ADVERTISEMENT
Image: sasint

Despite the best efforts of the medical team at the hospital, Zhang never regained consciousness. He was declared dead at the hospital. That Sunday naptime turned out to be his last experience at school with his friends.

ADVERTISEMENT
Image: Jan Gottweiss

The teachers involved in dishing out the punishment to Zhang and his friend will not face criminal charges. Police have announced that because there had been no physical contact between them and the child, they had not broken any laws.

ADVERTISEMENT
Image: Casey Rodarmor

However, the teachers are not completely off the hook yet. Local authorities and the education bureau have launched an investigation into the incident to discover if any misconduct had happened on that fateful Sunday afternoon.

ADVERTISEMENT
Image: YouTube/You Can

The behavior of three teachers at Zhang’s school will be under investigation, as will the school principal, Xie. It has been reported that Xie instructed both children to put their hands behind them as they jumped. This might have made it difficult for them to protect their head if they fell.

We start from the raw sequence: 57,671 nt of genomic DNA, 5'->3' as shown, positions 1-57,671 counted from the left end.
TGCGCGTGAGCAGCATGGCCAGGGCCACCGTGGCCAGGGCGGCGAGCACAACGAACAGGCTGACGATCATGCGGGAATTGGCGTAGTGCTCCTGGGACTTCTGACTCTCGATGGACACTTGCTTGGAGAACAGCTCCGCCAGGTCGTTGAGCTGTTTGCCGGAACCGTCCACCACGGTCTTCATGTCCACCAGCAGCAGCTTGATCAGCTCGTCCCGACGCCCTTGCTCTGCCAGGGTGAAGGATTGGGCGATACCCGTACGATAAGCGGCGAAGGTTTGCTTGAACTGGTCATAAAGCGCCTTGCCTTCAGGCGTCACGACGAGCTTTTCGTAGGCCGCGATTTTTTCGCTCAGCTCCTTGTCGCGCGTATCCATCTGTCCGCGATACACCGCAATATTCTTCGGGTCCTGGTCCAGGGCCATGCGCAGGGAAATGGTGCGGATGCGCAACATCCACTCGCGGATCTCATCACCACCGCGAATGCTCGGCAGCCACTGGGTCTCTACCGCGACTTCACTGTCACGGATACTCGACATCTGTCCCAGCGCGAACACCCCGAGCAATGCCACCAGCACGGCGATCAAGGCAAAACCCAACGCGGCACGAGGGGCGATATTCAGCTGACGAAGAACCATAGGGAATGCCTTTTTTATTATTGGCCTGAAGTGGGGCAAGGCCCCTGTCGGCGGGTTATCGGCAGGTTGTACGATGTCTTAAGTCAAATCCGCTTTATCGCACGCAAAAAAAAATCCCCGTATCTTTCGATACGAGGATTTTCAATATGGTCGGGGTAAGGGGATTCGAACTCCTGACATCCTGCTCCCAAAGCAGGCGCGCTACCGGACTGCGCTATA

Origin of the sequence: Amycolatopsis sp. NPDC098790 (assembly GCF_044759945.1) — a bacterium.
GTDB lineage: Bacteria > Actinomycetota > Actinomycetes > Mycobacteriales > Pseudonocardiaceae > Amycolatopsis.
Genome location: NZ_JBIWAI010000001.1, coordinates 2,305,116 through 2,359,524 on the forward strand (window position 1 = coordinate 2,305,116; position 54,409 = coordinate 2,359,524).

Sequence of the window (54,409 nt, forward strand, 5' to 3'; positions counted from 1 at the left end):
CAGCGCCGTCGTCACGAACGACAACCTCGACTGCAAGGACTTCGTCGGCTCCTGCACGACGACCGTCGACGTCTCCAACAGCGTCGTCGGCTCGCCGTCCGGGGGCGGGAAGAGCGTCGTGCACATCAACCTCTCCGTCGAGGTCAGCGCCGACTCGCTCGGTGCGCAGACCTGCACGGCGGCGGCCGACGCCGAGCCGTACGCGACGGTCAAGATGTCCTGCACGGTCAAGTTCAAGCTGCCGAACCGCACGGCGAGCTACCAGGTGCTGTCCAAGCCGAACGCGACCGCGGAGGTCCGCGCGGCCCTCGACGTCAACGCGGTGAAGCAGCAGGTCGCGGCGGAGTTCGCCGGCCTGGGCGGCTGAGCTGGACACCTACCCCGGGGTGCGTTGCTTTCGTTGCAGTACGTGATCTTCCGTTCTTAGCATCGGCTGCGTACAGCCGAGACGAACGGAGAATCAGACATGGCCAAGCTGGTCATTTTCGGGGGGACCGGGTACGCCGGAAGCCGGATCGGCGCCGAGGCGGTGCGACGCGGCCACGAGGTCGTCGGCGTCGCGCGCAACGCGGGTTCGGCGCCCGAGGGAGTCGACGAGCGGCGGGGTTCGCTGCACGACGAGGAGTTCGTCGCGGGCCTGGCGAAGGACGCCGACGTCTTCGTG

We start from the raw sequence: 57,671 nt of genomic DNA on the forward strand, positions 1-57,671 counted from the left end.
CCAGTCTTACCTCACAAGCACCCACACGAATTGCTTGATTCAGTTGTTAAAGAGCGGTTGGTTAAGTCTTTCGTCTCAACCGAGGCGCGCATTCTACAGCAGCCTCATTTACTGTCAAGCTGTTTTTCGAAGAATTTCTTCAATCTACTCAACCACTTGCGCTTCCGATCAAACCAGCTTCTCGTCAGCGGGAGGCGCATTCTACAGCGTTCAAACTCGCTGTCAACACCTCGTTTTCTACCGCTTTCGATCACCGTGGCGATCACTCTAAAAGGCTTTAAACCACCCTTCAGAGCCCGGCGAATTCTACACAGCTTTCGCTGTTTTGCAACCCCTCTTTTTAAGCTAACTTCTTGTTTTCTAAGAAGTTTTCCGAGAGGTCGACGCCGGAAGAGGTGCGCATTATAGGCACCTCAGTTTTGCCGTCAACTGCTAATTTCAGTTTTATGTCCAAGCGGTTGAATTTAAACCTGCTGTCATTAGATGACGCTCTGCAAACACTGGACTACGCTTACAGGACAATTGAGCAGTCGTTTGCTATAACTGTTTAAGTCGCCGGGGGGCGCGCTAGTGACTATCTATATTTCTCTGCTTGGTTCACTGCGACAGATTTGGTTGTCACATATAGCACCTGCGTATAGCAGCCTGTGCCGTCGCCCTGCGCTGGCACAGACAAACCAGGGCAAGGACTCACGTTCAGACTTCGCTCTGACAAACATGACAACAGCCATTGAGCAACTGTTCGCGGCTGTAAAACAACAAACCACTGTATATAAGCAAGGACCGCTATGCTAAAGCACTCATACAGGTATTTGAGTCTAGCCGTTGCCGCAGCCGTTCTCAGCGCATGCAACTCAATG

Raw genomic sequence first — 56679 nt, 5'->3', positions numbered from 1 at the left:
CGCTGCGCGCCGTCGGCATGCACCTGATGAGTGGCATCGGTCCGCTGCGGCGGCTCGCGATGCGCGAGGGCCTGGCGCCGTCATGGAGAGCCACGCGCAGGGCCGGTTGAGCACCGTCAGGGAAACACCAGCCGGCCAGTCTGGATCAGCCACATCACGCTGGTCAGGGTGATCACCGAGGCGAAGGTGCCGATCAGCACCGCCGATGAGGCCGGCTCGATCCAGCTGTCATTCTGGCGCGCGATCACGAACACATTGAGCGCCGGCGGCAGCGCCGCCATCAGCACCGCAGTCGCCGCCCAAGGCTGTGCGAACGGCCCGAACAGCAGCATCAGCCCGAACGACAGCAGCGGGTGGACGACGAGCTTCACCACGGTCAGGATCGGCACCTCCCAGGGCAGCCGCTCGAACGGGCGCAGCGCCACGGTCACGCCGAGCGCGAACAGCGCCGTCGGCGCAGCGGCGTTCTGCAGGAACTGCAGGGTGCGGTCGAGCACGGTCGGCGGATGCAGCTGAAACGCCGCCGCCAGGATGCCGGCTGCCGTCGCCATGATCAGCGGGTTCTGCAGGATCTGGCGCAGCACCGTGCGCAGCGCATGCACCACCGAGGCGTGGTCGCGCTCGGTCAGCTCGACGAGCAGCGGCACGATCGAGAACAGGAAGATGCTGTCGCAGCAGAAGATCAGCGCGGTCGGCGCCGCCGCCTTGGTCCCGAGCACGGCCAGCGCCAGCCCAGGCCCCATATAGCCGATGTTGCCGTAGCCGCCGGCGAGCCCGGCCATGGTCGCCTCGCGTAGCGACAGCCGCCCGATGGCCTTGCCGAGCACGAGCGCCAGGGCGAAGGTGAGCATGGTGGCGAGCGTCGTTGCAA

ADVERTISEMENT
Image: moritz320

The probe of these teachers is not the only investigation of this nature going on in the world. Two teachers in Tanzania, where corporal punishment in schools remains legal, are being investigated for murder after a 13-year-old boy died after a teacher beat him.

ADVERTISEMENT
Image: Javardh

The incident, in August 2018, has led to furious campaigns against the corporal punishment regulations in Tanzania. Campaigners have pleaded for government figures to place a ban on physical punishment in schools. However, the Tanzanian president has spoken out in support of using the cane on schoolchildren.

ADVERTISEMENT
Image: Max Pixel

Meanwhile, in Columbia, South Carolina, River Bluff High School is facing a lawsuit after a 14-year-old student died after a particularly arduous football practice. It is believed the football team were being punished after a poor performance in their last game.

ADVERTISEMENT

Lewis Simpkins was part of a team put through an intense training session with temperatures in the 90s, the day after a game. His parents launched the lawsuit for an amount to be judged by a jury, to help stop the same thing happening again. It stated that coaches had overworked the team, with nothing set to help them.

ADVERTISEMENT
Image: DESMOND KWANDE/AFP/Getty Images

None of investigations mentioned in this article have been concluded yet. At this point, the families of Zhang and the other children whose lives ended tragically early can only hope that the deaths lead to a change in local laws. Perhaps their deaths will save the lives of other children.

ADVERTISEMENT
Image: bill wegener

At the very least, these incidents have reignited the global conversation surrounding corporal punishment in schools. It remains unclear whether any punishments should or will be handed out. There are also no signs whether the rules will change.

ADVERTISEMENT
ADVERTISEMENT